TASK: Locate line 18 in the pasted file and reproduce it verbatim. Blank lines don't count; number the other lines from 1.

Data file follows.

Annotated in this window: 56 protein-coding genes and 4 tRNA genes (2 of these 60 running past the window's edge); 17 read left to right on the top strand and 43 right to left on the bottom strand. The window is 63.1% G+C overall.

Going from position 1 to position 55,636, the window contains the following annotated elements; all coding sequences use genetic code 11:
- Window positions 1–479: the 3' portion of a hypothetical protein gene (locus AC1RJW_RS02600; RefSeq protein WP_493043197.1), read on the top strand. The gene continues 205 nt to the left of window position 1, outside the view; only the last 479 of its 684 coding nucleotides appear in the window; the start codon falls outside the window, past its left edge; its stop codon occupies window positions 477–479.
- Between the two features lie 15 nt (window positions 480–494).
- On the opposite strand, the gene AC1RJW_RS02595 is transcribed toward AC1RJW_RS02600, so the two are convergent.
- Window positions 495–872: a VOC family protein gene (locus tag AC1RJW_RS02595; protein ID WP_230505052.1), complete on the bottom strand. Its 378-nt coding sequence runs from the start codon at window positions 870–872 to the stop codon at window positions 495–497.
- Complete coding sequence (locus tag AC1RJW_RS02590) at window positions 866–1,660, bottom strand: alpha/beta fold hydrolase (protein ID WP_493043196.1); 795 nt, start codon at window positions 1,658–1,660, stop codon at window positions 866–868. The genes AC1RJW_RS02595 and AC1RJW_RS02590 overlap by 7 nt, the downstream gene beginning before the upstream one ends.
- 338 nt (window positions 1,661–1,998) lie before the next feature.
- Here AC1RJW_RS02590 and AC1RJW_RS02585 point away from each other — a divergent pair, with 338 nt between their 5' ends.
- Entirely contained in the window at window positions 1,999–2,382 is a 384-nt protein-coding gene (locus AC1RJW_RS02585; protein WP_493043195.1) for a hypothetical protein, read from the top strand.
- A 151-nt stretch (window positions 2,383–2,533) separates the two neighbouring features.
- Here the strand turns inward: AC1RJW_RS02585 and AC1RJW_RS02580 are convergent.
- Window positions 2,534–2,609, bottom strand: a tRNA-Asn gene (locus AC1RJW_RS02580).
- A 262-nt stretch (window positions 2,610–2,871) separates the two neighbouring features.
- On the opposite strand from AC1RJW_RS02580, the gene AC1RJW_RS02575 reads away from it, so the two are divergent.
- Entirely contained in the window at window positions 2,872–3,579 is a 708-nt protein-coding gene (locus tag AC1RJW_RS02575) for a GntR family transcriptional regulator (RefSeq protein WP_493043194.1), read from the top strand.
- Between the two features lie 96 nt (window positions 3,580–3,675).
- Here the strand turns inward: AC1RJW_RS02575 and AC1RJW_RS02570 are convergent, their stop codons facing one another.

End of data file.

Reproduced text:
- Here the strand turns inward: AC1RJW_RS02575 and AC1RJW_RS02570 are convergent, their stop codons facing one another.